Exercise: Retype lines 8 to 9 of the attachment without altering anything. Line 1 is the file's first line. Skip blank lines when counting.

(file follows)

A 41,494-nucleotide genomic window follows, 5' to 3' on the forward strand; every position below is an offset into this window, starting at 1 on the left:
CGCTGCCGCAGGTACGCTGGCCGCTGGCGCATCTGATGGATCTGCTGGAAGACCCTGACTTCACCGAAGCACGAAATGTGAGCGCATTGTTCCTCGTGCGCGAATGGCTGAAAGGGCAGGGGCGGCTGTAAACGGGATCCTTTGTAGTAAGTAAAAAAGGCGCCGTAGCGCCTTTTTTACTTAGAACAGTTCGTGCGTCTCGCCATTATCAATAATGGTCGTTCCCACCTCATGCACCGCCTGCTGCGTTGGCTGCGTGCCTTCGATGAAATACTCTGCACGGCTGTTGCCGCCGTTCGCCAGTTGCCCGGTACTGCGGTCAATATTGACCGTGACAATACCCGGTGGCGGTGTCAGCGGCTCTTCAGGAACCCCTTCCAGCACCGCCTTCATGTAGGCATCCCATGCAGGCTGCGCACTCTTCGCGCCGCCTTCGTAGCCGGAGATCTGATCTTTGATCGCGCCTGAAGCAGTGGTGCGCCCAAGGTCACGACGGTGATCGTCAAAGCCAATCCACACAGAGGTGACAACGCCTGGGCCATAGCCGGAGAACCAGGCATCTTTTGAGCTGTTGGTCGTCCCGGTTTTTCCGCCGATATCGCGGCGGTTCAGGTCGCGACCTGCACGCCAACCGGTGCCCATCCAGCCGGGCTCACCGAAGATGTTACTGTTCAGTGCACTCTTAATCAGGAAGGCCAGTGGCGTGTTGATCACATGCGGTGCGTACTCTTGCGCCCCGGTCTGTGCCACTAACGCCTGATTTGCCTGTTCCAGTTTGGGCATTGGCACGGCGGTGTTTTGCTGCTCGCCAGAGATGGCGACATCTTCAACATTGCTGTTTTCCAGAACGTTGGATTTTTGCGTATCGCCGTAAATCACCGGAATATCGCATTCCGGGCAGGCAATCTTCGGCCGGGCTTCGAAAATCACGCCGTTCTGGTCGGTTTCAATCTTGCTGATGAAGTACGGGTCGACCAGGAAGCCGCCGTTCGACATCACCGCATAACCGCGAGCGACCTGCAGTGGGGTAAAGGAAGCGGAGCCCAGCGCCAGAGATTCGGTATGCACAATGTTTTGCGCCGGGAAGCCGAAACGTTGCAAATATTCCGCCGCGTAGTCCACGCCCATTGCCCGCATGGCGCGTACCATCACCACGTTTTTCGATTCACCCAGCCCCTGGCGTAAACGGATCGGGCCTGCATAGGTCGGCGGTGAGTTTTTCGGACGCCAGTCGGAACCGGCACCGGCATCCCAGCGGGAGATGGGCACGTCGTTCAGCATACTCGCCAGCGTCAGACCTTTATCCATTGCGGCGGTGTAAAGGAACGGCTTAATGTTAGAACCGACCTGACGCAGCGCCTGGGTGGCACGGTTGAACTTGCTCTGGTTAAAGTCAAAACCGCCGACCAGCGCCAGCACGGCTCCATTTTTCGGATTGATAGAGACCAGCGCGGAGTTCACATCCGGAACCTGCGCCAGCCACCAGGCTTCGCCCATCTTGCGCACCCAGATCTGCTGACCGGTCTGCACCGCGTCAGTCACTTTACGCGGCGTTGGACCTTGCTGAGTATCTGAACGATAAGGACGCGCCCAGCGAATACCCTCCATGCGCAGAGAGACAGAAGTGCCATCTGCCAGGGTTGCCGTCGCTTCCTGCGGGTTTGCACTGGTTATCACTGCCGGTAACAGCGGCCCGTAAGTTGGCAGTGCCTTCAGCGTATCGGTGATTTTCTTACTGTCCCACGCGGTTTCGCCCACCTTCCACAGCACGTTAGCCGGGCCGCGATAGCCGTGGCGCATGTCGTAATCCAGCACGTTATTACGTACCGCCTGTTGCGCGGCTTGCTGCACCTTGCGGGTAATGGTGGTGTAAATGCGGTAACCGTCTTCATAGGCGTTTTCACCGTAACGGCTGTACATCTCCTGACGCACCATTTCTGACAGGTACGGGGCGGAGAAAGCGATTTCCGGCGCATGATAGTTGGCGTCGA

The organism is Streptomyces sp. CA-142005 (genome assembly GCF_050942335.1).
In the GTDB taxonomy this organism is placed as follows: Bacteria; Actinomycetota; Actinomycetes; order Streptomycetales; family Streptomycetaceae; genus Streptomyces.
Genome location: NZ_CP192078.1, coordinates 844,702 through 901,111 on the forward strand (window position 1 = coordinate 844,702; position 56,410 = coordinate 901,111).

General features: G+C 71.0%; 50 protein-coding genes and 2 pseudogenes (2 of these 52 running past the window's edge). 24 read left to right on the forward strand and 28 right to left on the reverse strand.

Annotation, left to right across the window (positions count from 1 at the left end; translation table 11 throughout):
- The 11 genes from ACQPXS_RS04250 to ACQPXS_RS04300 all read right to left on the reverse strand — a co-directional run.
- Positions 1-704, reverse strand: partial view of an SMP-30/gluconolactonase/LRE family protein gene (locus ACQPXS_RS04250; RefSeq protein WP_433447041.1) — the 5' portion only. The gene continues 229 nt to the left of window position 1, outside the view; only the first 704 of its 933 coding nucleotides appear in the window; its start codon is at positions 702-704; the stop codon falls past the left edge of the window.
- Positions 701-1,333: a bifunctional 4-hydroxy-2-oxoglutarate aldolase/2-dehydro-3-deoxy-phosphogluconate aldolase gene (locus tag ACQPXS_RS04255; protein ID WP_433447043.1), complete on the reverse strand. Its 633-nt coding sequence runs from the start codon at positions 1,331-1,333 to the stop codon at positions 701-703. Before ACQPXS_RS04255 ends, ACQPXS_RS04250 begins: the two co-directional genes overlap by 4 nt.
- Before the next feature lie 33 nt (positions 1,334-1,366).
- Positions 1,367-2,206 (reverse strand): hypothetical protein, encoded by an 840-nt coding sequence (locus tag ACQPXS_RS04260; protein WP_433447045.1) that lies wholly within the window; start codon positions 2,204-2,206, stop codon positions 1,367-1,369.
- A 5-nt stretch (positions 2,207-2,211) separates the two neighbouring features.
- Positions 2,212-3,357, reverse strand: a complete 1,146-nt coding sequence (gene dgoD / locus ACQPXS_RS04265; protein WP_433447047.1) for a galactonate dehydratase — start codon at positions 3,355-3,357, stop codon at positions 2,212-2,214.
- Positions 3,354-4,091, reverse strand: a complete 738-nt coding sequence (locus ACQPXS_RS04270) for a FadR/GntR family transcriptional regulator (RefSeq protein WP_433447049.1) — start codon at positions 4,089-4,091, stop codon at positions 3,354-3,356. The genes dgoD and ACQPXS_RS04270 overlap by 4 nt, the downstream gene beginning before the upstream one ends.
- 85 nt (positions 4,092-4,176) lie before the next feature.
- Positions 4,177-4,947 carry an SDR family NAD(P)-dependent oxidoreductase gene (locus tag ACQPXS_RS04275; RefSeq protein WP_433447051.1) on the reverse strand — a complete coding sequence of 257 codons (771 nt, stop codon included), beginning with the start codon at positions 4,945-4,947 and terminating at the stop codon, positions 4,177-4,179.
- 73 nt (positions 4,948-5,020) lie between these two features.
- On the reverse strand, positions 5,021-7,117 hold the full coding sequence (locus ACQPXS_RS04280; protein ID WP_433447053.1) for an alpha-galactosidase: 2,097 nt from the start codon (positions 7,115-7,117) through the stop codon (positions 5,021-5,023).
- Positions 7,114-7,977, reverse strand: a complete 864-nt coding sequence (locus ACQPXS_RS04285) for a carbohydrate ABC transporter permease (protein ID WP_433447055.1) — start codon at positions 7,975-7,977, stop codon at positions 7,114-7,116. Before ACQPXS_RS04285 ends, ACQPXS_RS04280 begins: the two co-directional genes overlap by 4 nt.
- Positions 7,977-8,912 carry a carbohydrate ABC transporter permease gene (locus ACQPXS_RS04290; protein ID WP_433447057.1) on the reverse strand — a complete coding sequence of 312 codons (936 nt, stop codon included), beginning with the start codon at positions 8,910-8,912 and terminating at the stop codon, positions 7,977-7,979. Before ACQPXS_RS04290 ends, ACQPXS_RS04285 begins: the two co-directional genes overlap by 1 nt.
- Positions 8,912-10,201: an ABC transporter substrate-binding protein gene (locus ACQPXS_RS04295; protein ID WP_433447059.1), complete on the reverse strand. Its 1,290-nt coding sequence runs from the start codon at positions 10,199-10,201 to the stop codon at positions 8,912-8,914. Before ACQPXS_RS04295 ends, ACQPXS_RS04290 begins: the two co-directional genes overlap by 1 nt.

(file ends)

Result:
- The 11 genes from ACQPXS_RS04250 to ACQPXS_RS04300 all read right to left on the reverse strand — a co-directional run.
- Positions 1-704, reverse strand: partial view of an SMP-30/gluconolactonase/LRE family protein gene (locus ACQPXS_RS04250; RefSeq protein WP_433447041.1) — the 5' portion only. The gene continues 229 nt to the left of window position 1, outside the view; only the first 704 of its 933 coding nucleotides appear in the window; its start codon is at positions 702-704; the stop codon falls past the left edge of the window.